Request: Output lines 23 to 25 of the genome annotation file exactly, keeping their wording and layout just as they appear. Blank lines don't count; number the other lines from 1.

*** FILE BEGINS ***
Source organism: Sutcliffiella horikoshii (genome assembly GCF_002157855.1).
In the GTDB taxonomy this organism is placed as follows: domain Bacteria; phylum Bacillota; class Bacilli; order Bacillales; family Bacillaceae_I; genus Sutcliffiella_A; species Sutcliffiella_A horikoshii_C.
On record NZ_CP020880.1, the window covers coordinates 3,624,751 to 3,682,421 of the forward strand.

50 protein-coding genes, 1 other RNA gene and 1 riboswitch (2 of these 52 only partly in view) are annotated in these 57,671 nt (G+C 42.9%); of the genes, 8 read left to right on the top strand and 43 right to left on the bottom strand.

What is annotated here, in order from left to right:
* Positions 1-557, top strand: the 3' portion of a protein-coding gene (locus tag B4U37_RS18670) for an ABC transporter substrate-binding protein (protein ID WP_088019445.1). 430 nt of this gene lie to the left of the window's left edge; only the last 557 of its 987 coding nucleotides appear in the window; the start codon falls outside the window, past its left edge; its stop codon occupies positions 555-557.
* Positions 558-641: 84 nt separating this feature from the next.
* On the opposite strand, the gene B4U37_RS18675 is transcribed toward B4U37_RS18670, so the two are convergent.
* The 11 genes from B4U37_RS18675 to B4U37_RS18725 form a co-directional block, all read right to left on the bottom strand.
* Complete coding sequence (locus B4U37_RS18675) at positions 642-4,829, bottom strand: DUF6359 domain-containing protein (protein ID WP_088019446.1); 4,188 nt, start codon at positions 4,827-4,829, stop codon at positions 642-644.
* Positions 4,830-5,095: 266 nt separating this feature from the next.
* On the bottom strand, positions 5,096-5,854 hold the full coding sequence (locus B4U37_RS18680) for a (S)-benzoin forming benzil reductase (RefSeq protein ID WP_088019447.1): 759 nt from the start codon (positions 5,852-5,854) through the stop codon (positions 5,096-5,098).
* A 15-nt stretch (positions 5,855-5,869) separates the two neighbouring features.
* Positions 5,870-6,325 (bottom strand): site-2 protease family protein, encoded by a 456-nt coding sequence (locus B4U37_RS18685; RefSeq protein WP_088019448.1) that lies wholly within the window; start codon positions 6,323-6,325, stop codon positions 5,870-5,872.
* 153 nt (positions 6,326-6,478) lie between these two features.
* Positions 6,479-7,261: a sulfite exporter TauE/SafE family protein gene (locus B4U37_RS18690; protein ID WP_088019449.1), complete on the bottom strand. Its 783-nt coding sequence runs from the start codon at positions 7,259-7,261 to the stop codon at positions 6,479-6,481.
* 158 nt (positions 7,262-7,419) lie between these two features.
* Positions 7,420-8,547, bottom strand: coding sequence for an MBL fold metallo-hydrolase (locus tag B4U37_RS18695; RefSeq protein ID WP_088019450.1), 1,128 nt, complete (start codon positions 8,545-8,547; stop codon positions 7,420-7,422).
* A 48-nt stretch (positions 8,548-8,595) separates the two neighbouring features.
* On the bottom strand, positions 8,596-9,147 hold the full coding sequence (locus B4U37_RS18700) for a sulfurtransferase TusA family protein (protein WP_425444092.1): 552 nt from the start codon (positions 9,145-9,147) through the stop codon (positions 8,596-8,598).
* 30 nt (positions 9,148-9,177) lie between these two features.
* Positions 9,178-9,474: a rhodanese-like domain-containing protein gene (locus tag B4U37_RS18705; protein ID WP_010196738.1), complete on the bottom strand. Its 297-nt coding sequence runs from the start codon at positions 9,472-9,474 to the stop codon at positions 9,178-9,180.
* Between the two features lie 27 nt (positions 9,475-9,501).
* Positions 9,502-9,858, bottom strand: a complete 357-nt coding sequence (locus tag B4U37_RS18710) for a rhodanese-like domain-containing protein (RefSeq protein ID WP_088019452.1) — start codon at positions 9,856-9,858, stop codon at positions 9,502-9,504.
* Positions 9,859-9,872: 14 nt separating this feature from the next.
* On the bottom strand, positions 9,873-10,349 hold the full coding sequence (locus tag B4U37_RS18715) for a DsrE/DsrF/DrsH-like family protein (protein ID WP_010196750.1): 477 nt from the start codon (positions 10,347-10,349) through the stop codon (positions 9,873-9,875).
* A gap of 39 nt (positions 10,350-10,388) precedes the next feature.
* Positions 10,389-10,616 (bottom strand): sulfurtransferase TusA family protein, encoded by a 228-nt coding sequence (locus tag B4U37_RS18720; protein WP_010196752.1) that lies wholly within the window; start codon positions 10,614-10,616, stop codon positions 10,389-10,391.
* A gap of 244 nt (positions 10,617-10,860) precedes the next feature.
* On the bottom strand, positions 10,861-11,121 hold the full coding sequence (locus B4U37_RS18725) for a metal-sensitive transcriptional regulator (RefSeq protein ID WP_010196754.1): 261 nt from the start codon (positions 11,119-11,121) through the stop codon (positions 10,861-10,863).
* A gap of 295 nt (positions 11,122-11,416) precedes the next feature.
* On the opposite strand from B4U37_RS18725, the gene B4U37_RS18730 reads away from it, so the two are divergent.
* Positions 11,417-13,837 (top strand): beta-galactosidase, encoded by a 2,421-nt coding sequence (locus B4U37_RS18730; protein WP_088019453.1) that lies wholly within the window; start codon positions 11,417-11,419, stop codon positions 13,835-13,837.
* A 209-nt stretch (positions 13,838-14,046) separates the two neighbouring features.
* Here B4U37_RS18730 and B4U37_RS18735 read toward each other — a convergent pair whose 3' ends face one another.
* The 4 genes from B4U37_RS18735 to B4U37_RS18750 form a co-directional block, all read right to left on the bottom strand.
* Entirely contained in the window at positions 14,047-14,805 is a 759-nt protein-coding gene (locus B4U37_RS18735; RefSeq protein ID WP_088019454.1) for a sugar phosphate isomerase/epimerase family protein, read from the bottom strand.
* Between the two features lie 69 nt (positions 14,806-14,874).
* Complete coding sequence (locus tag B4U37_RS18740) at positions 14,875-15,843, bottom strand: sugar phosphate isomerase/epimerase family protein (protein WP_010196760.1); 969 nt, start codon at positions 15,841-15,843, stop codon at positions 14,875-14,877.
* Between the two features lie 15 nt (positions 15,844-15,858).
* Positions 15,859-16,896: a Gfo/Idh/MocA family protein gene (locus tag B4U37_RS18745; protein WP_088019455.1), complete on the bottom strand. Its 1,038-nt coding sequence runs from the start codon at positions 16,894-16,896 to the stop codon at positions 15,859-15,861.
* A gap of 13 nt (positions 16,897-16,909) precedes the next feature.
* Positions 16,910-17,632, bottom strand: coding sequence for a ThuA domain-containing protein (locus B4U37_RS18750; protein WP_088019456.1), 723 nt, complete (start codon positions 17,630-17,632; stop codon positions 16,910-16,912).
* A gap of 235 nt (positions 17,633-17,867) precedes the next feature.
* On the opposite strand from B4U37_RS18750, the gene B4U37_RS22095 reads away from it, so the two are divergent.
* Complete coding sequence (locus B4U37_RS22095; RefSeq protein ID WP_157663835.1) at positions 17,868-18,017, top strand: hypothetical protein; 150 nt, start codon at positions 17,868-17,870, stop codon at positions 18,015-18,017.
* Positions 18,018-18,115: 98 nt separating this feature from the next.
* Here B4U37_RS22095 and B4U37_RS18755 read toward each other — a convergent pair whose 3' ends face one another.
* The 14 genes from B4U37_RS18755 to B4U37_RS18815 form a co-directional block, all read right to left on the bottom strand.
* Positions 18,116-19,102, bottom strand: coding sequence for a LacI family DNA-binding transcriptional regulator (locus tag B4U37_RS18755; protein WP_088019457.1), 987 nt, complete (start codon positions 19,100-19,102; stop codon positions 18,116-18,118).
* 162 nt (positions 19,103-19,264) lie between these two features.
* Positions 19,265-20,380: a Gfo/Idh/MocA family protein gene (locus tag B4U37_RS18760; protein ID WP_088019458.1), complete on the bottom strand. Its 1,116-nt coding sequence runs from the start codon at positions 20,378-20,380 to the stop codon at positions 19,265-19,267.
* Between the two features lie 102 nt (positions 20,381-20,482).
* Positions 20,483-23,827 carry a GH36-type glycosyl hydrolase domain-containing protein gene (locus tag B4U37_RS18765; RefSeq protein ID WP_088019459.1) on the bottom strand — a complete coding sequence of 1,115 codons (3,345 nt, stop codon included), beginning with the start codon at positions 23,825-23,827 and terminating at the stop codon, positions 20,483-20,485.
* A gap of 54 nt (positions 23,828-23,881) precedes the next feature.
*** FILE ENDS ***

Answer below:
* Between the two features lie 27 nt (positions 9,475-9,501).
* Positions 9,502-9,858, bottom strand: a complete 357-nt coding sequence (locus tag B4U37_RS18710) for a rhodanese-like domain-containing protein (RefSeq protein ID WP_088019452.1) — start codon at positions 9,856-9,858, stop codon at positions 9,502-9,504.
* Positions 9,859-9,872: 14 nt separating this feature from the next.